Craig and Marc Kielburger founded Free The Children and Me to We. Their biweekly Brain Storm column taps experts and readers for solutions to social issues.
Two years ago, we watched one of Canada’s leading sportscasters – as much a man’s man as there could be – stand before 18,000 high-school students at Toronto’s Air Canada Centre and say, “I suffer from depression.”
The courage it took for TSN’s Michael Landsberg to publicly discuss his mental health struggles inspires us. He says at least a dozen men have told him they’re still alive because he spoke out, especially during his landmark 2009 interview with hockey great Stéphane Richer, when both men spoke openly about their respective bouts with depression.
But for many of the more than six million Canadians with a mental illness, the stigma, fear or embarrassment is overwhelming, and they suffer in silence. While Bell Canada’s “Let’s Talk” campaign received almost 100 million calls, texts and social media hits last week, a study found almost half of Canadians surveyed believed that mental illness is “just an excuse for poor behaviour.”
Mental illness is a tragic drain on individuals, families, communities and society – but we can all be part of the solution. So how do we support those who suffer in silence to one day be able to say, as Michael Landsberg did on that Toronto stage, “… and I’m not embarrassed about it at all”?
This week’s question: How do we create a safe space for people suffering from mental illness to come forward for help?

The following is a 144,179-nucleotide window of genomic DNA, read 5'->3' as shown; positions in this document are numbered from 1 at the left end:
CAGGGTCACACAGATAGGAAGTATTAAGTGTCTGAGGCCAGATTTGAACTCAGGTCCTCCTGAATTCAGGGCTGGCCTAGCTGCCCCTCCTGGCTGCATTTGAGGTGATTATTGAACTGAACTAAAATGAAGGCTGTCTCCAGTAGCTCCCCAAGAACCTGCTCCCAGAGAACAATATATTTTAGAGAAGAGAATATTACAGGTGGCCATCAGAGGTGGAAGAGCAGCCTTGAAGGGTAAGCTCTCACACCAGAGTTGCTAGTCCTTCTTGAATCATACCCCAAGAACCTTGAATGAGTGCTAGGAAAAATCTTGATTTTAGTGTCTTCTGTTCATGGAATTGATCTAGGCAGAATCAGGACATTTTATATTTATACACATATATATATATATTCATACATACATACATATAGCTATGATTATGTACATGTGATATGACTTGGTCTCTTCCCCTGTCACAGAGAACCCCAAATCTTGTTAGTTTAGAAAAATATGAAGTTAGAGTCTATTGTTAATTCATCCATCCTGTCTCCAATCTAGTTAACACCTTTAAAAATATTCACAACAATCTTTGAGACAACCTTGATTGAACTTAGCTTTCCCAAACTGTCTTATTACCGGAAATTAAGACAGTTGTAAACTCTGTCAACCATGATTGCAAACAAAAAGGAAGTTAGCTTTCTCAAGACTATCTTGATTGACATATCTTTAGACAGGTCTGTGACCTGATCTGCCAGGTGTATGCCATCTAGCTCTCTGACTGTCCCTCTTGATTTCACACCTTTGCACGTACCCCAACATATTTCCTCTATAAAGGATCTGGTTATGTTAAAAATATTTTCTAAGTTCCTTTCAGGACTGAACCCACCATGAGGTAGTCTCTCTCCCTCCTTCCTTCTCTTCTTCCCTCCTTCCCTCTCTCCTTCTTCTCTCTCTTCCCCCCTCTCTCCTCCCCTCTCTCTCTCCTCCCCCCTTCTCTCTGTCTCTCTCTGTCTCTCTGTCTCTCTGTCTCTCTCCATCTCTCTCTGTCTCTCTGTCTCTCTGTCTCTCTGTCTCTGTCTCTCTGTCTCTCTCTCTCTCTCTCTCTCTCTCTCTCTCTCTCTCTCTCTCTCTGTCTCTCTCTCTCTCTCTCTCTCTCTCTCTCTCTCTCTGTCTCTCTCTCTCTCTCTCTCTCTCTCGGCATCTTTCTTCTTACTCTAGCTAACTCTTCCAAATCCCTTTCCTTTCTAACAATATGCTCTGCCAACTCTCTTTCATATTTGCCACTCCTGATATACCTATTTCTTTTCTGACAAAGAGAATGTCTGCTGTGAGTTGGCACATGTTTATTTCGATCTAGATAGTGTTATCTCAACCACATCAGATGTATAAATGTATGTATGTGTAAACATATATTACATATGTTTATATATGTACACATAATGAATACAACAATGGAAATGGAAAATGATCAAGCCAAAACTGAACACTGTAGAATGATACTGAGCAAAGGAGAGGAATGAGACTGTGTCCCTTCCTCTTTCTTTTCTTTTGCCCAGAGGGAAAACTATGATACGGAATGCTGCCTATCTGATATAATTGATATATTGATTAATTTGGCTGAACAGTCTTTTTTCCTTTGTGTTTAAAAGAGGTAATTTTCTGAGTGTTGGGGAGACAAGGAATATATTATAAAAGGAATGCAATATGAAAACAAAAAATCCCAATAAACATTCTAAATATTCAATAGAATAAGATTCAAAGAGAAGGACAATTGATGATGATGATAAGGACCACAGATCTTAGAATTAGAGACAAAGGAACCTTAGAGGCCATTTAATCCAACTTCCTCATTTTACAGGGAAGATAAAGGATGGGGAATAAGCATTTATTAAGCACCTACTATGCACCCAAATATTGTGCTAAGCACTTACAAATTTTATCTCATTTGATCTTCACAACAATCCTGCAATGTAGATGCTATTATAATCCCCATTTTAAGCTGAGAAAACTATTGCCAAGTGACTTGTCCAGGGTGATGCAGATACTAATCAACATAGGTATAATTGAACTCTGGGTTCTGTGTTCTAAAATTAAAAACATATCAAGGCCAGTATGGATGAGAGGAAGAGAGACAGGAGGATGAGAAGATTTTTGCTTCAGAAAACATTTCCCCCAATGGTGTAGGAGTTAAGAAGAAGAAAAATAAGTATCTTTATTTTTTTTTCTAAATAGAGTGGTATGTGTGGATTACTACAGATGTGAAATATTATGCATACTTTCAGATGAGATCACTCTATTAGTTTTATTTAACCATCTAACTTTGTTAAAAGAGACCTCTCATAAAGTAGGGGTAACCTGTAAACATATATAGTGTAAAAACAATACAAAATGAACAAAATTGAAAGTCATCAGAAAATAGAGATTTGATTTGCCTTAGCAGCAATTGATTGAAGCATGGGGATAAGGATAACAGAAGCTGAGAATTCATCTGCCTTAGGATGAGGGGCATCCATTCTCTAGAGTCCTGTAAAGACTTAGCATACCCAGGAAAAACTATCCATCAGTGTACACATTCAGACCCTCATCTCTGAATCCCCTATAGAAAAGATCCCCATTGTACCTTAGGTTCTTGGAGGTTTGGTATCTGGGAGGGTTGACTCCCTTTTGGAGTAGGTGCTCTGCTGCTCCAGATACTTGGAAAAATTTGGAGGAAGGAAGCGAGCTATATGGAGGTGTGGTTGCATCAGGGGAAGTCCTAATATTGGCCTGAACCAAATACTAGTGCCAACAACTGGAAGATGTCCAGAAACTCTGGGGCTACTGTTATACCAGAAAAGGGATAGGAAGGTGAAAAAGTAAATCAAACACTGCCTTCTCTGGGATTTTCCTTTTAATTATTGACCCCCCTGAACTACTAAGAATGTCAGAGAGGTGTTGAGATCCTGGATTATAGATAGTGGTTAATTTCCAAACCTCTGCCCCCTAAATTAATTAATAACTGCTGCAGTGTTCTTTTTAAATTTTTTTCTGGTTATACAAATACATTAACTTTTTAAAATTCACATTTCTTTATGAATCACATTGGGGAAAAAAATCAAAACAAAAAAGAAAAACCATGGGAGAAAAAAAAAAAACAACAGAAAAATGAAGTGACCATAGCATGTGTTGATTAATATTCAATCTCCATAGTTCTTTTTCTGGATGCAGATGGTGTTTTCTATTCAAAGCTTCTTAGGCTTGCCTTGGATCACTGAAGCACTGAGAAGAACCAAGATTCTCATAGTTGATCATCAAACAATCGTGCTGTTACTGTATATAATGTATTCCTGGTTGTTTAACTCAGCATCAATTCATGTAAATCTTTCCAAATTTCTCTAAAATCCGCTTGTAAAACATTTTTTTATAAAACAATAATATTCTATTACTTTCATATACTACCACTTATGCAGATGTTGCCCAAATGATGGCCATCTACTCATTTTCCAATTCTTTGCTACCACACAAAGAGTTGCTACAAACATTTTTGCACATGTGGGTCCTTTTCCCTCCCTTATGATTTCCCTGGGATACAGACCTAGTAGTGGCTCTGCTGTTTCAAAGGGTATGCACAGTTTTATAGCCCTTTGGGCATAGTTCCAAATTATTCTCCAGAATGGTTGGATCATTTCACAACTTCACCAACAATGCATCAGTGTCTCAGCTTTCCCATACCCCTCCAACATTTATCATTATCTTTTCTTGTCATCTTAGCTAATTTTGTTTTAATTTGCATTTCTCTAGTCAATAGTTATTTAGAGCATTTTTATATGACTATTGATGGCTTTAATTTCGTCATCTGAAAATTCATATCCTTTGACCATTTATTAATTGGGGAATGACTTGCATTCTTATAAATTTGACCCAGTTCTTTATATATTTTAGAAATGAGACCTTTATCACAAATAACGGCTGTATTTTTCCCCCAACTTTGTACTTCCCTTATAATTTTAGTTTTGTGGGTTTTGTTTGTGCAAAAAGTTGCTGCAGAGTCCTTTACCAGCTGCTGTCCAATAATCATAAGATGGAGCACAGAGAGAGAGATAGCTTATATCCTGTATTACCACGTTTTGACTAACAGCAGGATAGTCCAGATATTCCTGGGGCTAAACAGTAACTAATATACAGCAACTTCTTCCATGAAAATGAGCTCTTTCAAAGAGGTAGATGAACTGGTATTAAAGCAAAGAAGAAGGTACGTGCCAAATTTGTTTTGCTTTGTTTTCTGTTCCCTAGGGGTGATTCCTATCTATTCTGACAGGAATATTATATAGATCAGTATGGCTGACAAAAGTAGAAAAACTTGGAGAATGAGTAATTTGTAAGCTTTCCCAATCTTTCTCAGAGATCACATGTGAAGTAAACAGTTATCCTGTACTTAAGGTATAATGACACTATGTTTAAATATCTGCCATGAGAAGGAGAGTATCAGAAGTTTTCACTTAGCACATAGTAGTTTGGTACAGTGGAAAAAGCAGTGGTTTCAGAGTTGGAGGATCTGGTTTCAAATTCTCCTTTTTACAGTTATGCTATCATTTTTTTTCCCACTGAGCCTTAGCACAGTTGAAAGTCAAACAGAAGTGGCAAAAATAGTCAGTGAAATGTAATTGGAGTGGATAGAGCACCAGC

Dr. Ian Manion, executive director of the Ontario Centre of Excellence for Child and Youth Mental Health
“Collectively we must move from a deficit- to a strengths-based view of mental illness. We must appreciate the resilience of the many individuals who suffer mental illness but continue to contribute in meaningful ways to the diversity of our society, and to openly celebrate their contributions.”
Dr. M. Lee Freedman, co-founder of the Mindfulness Toronto Professional Community
“Mindfulness is the clear awareness that comes from intentionally paying attention here and now with an accepting, kind and non-judgmental attitude. Imagine the potential for reducing the stigma of mental illness if our families and schools taught our youth to practise and value mindful awareness and to consider compassionate action as ‘cool.’ ”
Dr. Connie Coniglio, provincial executive director at BC Mental Health and Addiction Services
Identifying the signs of a mental health problem early and getting connected to support is the most important way to prevent problems from becoming worse. If you are concerned about someone, let them know you’re worried about them. Learn about the signs and symptoms of mental health problems, and offer your support in taking the next steps in seeking help.
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